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John Heard came back from the war minus an eye, a leg and an arm. He drinks a lot and abuses his wife, who also drinks a lot. Jeff Bridges is a friend who witnesses a murder. From this point John is "after" the killer, along side the diseased sister, while Jeff doesn't really want to get involved in it. Written by
Just after Bone's car breaks down in the alleyway we see a shot of the second car pulling up behind his and stopping. In the following shot from the inside of Bone's car you can see the the headlights of the second car still moving through the back windscreen. See more »
I watched the war on TV just like everyone else, okay? Thought the same damn things. You know, what you thought when you saw a picture of a young woman with a baby lying face down in a ditch. Two gooks. You had three reactions Rich. Same as everybody else. First one was real easy. I hate the United States of America. Yeah.
You see the same damn thing the next day and you move up a notch. There is no God. But you know what you finally say, what everybody finally says. No matter what. ...
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Ostensibly this film appears to be a buddy movie from the 1980s, but it is actually something much more interesting. Employing standard Hollywood clinches with its thriller/ investigation narrative and many of of its "stock" characters and situations, the little guys - Heard and Bridges - take on Mr Fat Cat Capitalist who rules the peacetime world like an untouchable and corrupt monarch. The film, though well-executed and enjoyable, at first seems no more than a well-scripted, well-acted (Heard is particularly good as the embittered, crippled Vietnam Veteran) genre piece. However, what emerges by the end is something far more exciting and radical - an indictment of US politics and power relations, and a genuinely bleak reflection on the impossibility and rarity of real justice both at the micro and macro levels.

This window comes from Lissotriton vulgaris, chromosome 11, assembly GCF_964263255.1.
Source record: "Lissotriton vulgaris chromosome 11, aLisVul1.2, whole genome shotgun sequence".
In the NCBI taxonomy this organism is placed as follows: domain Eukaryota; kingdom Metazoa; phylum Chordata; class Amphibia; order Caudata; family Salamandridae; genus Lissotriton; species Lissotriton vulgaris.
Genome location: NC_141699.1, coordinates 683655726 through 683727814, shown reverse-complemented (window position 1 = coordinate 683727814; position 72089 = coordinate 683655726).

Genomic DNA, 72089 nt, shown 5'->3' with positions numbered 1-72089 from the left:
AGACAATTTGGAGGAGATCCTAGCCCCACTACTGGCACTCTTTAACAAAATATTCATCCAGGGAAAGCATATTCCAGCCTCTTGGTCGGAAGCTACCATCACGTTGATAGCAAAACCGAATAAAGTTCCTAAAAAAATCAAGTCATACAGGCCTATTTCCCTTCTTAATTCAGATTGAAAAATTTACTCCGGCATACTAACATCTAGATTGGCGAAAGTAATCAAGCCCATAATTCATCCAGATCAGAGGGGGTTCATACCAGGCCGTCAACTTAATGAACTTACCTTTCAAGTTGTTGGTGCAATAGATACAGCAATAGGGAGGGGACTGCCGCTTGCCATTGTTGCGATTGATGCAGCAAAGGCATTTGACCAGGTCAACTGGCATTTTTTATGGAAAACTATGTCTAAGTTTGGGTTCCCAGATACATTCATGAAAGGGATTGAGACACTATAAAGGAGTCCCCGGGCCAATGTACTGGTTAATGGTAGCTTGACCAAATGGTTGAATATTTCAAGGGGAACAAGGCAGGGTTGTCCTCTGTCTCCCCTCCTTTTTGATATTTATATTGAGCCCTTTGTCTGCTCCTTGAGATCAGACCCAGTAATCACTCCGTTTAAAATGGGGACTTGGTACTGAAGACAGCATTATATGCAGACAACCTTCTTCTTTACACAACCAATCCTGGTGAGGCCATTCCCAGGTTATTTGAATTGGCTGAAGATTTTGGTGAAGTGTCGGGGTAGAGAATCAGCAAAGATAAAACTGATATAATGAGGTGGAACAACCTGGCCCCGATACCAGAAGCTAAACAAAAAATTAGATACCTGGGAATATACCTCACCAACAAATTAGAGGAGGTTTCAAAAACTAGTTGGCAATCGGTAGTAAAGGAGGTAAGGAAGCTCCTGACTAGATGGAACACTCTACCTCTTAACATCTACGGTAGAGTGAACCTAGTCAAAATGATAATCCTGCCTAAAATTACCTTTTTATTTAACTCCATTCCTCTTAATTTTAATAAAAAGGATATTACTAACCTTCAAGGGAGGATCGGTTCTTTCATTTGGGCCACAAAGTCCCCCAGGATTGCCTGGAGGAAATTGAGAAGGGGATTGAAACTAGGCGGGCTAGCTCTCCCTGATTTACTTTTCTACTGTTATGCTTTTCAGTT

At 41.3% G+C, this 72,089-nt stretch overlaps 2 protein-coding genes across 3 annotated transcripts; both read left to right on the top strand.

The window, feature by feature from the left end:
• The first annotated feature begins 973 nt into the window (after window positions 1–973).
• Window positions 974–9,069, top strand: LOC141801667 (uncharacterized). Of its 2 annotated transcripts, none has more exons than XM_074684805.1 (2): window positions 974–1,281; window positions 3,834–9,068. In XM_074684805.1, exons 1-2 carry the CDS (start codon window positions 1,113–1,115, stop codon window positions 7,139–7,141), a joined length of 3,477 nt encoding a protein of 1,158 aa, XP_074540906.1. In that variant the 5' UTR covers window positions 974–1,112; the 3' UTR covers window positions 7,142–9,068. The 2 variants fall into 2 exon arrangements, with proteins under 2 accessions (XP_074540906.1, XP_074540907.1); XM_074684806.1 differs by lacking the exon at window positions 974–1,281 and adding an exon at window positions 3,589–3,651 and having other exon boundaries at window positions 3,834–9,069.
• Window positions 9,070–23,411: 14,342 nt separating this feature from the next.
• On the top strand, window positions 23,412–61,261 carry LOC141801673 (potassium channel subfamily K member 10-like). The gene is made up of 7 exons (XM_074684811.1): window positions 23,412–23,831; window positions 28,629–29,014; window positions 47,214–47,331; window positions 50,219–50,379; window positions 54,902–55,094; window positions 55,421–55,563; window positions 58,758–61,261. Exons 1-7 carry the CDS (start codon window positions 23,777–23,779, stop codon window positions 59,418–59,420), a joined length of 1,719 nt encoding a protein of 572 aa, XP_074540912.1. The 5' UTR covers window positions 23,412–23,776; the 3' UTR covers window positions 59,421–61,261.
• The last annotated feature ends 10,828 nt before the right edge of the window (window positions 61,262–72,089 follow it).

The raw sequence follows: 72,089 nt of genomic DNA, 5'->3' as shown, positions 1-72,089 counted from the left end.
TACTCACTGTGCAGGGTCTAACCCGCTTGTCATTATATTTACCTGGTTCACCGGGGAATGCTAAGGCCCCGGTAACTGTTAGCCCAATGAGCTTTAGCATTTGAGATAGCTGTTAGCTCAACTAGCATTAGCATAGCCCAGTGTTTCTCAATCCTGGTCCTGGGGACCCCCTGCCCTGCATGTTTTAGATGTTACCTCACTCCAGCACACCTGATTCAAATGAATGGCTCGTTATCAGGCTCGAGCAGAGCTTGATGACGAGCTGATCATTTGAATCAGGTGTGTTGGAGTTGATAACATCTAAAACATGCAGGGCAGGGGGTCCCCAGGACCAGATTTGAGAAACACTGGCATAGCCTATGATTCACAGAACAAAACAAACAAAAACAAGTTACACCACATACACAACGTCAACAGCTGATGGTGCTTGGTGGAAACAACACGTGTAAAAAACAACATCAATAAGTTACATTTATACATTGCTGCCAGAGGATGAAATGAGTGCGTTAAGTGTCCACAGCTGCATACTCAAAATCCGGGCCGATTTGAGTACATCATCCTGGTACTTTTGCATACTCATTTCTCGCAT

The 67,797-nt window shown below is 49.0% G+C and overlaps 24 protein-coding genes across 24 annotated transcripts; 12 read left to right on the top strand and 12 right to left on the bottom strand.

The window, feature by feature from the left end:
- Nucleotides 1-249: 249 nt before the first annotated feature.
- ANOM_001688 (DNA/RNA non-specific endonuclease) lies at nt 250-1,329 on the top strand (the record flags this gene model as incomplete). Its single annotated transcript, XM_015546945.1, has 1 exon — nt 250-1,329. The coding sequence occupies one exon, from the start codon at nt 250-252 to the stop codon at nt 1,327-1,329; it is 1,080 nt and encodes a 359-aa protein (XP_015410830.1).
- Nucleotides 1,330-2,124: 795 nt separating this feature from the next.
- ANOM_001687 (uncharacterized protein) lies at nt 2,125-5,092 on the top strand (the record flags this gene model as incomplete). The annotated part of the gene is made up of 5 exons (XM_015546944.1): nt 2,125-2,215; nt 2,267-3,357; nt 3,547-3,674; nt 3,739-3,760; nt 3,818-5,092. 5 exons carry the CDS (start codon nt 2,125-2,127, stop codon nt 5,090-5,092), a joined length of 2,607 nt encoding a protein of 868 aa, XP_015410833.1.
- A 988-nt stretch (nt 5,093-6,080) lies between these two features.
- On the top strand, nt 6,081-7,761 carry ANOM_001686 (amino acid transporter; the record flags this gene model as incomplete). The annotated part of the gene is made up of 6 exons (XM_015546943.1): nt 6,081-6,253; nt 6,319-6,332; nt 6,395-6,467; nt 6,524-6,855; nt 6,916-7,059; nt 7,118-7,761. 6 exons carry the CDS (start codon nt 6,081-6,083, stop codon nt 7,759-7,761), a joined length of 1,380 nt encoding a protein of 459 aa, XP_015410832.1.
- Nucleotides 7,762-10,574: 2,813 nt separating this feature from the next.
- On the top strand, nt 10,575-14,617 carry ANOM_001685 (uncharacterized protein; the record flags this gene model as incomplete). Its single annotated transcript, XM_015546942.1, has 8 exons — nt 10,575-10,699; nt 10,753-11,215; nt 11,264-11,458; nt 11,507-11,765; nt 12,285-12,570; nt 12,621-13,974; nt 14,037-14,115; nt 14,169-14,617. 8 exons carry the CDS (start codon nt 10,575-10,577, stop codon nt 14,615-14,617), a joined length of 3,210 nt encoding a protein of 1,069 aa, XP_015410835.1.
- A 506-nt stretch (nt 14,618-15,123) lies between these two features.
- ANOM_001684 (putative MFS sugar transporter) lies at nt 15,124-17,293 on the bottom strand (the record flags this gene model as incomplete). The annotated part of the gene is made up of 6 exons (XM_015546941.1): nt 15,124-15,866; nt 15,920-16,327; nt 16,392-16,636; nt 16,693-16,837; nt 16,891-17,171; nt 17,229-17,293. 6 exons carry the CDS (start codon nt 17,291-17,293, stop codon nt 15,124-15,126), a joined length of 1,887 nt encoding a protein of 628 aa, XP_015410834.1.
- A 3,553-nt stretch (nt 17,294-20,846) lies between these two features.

Vietnam and its true significance is used to great effect in the film, as is the interplay between the two buddies. Whilst Bridges won't accept that he has witnessed the ultimate, bleak truth of US power relations until the film's abrupt, punchy end, Heard knows the truth intuitively and automatically because he understands and hates the world from the the start. He has given up on notions such as forgiveness and even the need for legal process, and seeks only revenge on the rich and the powerful. He understands, correctly, that is the only way a kind of momentary justice is possible, since everything else is either controlled by the elites or made to protect them. Without wishing to spoil the film's brilliant final moments, it is here that the whodunnit story is stripped away and the guilt they have been seeking to prove, as Richard Bone realises, becomes entirely political or metaphysical, and the the crime itself becomes irrelevant.
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